Alice gradually explores Carroll's Wonderland in Alice's Adventures in Wonderland, serving as a guide for the reader through this world. Carroll's world of nonsense reflects a different type of speech where statements of characters are taken literally. This method of storytelling stands as a foundation in Carroll's world. He accentuates his mastery of the subtleties of semantics, which appears to be an underlying principle of nonsense in the book. Nonsense is the essence of metalanguage in Wonderland in which speech semantics dominate.
Marret expresses clearly that in Alice's Adventures in Wonderland and Through the Looking-Glass, Carroll's intuitions of emptiness and nonsense are the foundations of this subject and language (217). Nonsense serves as a way of structuring Carroll's world, and the chaotic use of figurative language comprises it. In this book, Carroll builds the text on associative conformity and polysemies. Many retorts are constructed on a word game. In Carroll's book, practically each word has a sense of duality.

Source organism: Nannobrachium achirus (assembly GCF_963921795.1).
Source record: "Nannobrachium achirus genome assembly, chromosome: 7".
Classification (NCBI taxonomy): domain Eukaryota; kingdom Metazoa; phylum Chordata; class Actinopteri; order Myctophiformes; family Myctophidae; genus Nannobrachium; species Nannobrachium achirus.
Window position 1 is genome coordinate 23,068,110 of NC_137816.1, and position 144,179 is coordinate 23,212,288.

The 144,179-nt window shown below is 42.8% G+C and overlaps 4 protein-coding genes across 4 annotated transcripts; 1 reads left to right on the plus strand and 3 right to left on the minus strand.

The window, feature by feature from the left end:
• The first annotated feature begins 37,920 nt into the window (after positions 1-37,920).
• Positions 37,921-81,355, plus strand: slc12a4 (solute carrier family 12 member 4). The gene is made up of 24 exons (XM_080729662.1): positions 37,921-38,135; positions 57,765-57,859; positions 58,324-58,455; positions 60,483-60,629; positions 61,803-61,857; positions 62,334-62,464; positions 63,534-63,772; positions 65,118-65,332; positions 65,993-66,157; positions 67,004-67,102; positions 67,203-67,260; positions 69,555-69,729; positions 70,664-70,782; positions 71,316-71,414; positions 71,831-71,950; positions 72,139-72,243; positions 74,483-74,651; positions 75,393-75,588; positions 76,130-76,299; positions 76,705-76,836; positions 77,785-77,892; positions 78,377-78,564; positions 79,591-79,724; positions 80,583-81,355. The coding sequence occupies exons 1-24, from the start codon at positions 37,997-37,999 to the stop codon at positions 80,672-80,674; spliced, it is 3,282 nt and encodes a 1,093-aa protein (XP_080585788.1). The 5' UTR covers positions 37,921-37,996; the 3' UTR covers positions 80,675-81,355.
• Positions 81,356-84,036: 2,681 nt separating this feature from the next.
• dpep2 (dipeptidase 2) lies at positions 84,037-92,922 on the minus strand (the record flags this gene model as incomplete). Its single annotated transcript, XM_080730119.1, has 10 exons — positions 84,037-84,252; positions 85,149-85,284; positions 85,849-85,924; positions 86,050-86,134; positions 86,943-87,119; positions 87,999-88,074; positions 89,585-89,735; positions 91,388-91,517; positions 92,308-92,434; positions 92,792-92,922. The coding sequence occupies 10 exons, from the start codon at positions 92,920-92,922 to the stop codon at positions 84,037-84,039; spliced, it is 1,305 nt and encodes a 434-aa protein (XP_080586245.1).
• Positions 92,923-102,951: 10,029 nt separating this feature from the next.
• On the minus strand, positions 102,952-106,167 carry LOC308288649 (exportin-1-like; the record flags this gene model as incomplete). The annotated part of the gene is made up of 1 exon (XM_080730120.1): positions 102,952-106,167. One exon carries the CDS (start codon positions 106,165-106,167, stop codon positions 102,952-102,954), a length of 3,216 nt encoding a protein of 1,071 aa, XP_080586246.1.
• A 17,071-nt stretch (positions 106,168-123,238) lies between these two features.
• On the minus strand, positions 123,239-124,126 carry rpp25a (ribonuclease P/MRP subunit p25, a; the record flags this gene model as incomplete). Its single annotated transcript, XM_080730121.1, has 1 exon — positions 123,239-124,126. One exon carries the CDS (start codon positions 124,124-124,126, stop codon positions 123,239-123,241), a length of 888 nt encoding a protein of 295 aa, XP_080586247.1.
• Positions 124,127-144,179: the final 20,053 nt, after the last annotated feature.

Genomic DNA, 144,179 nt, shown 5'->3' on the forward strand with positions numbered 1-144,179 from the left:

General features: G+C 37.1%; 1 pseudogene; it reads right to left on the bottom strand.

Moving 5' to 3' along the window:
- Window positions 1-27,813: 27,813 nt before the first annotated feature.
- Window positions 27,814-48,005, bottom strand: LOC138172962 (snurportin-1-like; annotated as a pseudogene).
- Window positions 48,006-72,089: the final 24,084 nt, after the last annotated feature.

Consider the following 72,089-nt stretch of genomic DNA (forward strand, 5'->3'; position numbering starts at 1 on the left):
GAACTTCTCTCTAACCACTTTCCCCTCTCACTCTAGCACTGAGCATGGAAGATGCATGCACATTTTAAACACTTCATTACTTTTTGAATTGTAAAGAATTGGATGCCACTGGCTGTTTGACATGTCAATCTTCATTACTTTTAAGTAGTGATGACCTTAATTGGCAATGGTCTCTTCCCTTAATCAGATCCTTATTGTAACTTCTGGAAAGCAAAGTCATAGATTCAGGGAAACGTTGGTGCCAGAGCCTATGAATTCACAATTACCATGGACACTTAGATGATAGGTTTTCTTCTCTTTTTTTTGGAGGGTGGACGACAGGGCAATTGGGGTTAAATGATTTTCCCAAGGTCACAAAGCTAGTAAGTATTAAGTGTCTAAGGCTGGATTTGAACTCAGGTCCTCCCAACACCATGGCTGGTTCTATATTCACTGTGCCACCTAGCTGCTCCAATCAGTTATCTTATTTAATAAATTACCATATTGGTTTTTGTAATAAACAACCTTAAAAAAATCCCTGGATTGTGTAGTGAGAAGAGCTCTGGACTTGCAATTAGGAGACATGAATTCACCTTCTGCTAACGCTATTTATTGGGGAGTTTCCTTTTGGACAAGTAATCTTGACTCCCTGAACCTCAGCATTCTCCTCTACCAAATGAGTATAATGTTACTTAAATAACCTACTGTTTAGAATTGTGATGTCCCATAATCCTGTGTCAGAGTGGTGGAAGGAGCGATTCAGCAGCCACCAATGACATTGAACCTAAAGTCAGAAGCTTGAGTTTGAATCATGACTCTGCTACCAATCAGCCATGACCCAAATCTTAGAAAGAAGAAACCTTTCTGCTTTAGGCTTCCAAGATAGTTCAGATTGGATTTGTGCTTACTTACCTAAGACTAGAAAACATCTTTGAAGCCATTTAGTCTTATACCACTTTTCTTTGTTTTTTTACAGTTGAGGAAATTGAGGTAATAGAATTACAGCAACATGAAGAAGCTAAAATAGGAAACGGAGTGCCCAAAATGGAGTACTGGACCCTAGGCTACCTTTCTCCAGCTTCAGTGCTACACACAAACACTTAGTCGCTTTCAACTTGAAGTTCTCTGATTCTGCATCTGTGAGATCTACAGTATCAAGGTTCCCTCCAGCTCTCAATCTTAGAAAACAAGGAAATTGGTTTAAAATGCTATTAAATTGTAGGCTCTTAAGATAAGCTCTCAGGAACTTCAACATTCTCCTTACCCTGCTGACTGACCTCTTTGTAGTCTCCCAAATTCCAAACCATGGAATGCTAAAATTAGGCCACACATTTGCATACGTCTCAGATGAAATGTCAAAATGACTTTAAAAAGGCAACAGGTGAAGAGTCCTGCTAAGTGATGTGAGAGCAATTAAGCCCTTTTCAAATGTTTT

His understanding of metalanguage aims to disclose the structures generating sense.
In the article, Sophie Marret implies that the difference between language and metalanguage appears to be purely semantic (220). Carroll must be aware of this difference, as he illustrates it through the conversation between Alice and the White Knight about the "name of the song" and the "name of the name of the song". By emphasizing the difference between the name and thing, he makes the distinction between the levels of metalanguage in relation to meaning in language and logic.
A word in itself serves as a game of nonsense in Carroll's Wonderland. The numerous puns on words built into both Carroll's stories function as a game of sound and meaning. For example, in "The long story" by the Mouse (Lewis Carroll, pg. 28), a semantic nonconformity of words...